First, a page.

Unlike drugs and medical devices, neither cosmetic products nor cosmetic
ingredients are reviewed or approved by the FDA before they are sold to the public. The agency only acts
against cosmetic products found to cause harm after they are on the market.
Cosmetics or Drugs?
Much confusion exists about the status of cosmetic products having medicinal or drug-like benefits, says Linda
Katz, M.D., M.P.H., director of the FDA's Office of Cosmetics and Colors. Although the FDA does not consider the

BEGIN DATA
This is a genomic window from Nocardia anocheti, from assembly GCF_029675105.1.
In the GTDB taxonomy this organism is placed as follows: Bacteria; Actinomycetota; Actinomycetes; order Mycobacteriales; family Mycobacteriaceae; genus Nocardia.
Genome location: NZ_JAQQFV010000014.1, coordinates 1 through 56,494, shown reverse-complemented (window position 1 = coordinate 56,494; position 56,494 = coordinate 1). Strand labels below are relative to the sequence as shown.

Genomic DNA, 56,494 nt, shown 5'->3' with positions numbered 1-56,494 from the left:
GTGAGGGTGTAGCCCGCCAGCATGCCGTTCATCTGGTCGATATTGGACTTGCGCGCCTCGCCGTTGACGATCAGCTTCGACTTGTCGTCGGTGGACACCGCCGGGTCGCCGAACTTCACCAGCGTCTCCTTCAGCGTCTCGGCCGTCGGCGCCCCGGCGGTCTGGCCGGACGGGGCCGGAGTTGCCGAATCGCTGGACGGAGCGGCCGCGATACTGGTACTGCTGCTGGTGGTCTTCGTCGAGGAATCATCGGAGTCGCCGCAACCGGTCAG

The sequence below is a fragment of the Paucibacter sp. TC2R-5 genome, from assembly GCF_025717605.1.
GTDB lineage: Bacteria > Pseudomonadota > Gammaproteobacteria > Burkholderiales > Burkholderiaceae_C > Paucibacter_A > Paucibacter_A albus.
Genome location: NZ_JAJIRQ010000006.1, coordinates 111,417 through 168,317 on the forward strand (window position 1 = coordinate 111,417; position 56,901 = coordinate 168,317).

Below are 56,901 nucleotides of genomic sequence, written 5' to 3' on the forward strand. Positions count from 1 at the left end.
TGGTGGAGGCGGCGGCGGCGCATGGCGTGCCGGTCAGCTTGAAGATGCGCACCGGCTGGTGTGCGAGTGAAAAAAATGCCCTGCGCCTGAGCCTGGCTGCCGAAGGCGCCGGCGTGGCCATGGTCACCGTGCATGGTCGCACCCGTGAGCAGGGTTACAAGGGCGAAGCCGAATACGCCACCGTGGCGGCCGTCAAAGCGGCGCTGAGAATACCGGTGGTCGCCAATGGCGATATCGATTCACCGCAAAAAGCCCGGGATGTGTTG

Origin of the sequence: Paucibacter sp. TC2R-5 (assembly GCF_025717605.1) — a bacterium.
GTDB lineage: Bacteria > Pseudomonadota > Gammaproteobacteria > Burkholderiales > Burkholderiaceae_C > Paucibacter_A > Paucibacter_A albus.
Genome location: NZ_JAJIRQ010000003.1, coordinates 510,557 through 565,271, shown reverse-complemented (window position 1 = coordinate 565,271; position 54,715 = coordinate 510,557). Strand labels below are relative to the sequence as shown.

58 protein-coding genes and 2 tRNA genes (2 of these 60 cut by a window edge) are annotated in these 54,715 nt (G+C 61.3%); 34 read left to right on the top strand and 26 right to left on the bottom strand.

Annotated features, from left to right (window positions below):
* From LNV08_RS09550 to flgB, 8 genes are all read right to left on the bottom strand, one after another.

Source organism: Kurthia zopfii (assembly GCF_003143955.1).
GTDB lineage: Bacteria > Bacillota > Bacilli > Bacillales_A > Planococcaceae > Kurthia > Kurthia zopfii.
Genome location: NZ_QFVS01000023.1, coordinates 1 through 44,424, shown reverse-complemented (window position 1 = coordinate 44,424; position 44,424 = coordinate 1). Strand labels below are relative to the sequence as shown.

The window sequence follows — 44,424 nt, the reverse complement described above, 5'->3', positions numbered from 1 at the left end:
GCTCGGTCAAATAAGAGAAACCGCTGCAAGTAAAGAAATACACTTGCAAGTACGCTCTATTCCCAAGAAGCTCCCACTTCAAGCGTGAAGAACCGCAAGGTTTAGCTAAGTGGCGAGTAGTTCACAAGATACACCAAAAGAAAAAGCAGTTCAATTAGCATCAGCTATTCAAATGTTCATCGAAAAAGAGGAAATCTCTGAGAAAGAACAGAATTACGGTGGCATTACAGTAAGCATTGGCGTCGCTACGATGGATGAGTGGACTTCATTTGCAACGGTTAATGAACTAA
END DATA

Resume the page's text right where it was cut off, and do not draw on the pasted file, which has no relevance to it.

term "cosmeceutical" to be a valid product class, Katz says it is used throughout the cosmetic industry to describe
products that are marketed as cosmetics but that have drug-like effects. Tretinoin (retinoic acid), the
biologically active form of vitamin A, for example, is not prohibited from use in cosmetics. However, when it is
used topically for treating mild to moderate acne, sun-damaged skin, and other skin conditions, it is recognized by
the FDA as a drug. This is because it acts deep at the skin's cellular level by increasing